“Elizabeth, if you think he stole it, then I don’t even see why we’re having this conversation.” Mercy’s eyes seemed to shoot sparks. “Rodney would never do something like that, never, never, NEVER. He’d starve before he’d steal. Don’t even incinerate such a thing.”
“Insinuate, not incinerate,” was on the tip of Elizabeth’s tongue, but this was not the time.
Lavinia regarded her for a moment. Then, as if she were the sun magnanimously breaking through storm clouds, she smiled. “I can never stay angry at anyone for very long,” she said, opening the door wider and ushering the astonished Elizabeth inside. “You are much too dear to be angry with anyhow. Though I have to say that you have committed an unpardonable sin and I’m very close to telling you that you are the silliest little fool that ever lived.”
“Lavinia, I have to do this,” Elizabeth began, but Lavinia cut her short.
“No, no, no excuses. Hush. I shan’t listen. I shall put my fingers in my ears and sing loudly to drown you out. And then you will flee from the room shrieking, as would any poor soul who had to listen to my voice raised in song. I can’t forgive this error on your part, Lizzie, but I can ignore it, and ignore it I shall.”
“I wish I could have stayed at the table,” Jonathan spoke up. “But Mamma made Miss Markette take Isabelle and me up to bed. Whenever the grownups are doing something interesting, they always send us away. We never get to hear any arguments.”
Elizabeth sighed. Apparently she had been outvoted. “Very well, then, we’ll read out here. But we will walk around the garden as we read, for I will not have the two of you turning into mushrooms.”
“This isn’t Wonderland, Miss Markette,” said Jonathan gravely.
“I know. I’m merely indulging in a bit of humor, which evidently is not appreciated. Ahem! Where were we?”
If this moment were a scene upon the stage, the accompanying music at this point in time should have risen thunderously, perhaps with some stirring strings and fast and furious piano. As it was not a scene upon the stage, Elizabeth was forced to simply imagine the music, but she was not particularly good at this and had to abandon it. Nevertheless, she felt that the moment was of great dramatic import and must be dealt with properly.
The hasty knock came barely two seconds before Mercy burst into Elizabeth’s room. “Elizabeth! Look!”
“Come in,” said Elizabeth.
“I am in.” Mercy danced to the desk where Elizabeth sat and flung her arms wide, twirling so that the skirt of the dress flared out. “Look at it. It’s perfect. It’s utterly gorgeous, it’s dazzling, it’s the most beautiful thing in the whole world.”
“I sat up till two last night--er, two this morning--and had a romantic proposal all written out. Quite nicely, in fact, with neat margins, and the writing didn’t slant upwards to the right. My writing so often does, you know.”
The heavy scent of flowers from the funeral still hung, stifling, in the air around her. It had probably clung to the folds of her dress—another reason to never wear the horrid thing again. She hopped off the bed and threw open her window. Warm, humid breezes from the streets blew in, partly clouded with a stench from the sewers. Anything was better than the weighty perfume of the lilacs and lilies.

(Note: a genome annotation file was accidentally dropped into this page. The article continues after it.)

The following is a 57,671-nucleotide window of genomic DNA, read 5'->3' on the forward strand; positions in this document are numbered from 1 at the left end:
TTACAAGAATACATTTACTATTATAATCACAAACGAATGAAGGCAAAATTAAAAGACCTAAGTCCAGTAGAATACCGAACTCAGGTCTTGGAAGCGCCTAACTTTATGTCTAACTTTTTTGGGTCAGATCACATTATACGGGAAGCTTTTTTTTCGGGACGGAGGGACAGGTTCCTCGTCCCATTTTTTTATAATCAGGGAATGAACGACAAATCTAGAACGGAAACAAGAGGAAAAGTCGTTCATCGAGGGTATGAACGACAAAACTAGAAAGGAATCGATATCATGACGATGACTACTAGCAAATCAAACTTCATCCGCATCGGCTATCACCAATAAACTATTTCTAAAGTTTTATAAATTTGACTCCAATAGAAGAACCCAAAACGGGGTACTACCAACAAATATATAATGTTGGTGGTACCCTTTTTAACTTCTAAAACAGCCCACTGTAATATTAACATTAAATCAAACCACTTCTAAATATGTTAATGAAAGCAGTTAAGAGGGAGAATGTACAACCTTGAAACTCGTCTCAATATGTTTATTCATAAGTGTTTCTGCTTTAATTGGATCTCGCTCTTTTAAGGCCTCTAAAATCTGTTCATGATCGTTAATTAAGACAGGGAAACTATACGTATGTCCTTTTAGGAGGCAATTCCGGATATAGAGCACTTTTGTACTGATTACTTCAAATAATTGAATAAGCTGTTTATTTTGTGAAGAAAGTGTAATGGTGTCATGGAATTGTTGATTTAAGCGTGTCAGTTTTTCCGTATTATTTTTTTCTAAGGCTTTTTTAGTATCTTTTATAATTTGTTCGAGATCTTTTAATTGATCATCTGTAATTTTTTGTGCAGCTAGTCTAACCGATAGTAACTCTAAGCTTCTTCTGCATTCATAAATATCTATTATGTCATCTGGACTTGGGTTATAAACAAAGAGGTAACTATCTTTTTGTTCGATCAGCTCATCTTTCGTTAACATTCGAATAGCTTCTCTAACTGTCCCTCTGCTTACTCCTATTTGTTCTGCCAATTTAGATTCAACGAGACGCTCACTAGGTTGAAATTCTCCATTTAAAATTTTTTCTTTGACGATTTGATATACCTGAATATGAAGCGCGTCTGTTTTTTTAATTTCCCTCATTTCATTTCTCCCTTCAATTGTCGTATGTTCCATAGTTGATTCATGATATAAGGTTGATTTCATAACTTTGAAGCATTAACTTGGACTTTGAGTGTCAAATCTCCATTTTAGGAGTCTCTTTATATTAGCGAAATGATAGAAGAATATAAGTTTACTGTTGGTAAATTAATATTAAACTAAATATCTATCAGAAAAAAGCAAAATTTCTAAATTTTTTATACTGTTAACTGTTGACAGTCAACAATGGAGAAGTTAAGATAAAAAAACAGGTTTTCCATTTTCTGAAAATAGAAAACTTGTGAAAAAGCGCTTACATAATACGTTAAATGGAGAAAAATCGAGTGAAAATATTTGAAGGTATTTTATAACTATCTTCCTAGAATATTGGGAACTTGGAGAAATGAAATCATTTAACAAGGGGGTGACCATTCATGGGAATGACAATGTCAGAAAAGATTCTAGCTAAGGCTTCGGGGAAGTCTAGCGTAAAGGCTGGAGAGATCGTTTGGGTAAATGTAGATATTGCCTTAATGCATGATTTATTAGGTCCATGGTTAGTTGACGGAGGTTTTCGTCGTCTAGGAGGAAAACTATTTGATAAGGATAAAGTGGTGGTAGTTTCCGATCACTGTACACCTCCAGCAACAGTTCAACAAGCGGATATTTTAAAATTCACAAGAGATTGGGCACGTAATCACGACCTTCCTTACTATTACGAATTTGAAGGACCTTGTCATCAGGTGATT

“Um, thank you, Mr. McTavish.” (Were you supposed to call an enlisted man Mister? Shouldn’t she have said Private? Too late now.) “And, um, I’m actually not the nurse—I’m the nurse’s aide. Annabeth Creighton, pleased to meet you.”
No, you were definitely not supposed to tell a patient you were pleased to meet him. It implied that you were glad he was in hospital. Ugh.
His blankets were straight, his water pitcher full, and she wasn’t responsible for the bandages on his leg—besides, they looked fine, which was a relief because she definitely didn’t want to deal with anything bloody on her very first day. But she had to do something, or at least say something.
“Pleasure,” said Private McTavish. “Is this a social call, or have you come to stick me with something sharp for the sake of my health?”
She was babbling and they both knew it. He rolled his eyes. “You don’t need to look it up. You memorized it years ago, I know you know it.”
“Yes. I know it.”
“Okay, say it.”
“Greater love… greater love hath no man than this, that a man lay down his life for his friends.”
“See? It’s that simple.” Thatcher folded the paper up again and tucked it into her sleeve. “Keep it and don’t forget it.”
The cold lump in Annabeth’s stomach rose up into her throat. “Thatcher… he’s not your friend. He doesn’t deserve to be helped. You can’t do this.”
Thatcher closed his eyes and flopped down on his back, hands behind his head in his favorite pose. “So, maybe he’s not my friend. And maybe he doesn’t deserve it. That doesn’t change what I have to do. Jesus laid his life down for me hundreds of years before I was born, Annabeth. I didn’t deserve it.”
“But you’re not Jesus—and Arnold’s not your friend; you have no obligation to him. You’re not laying down your—your life for a friend.”
Peter, who Annabeth had thought was asleep, pulled himself up on one elbow. “You’re right, Annabeth. Arnold’s not a friend.”
No one said anything.
Peter looked up through the maze of leaves to the stars. “Well, then… so maybe that makes it even greater love.”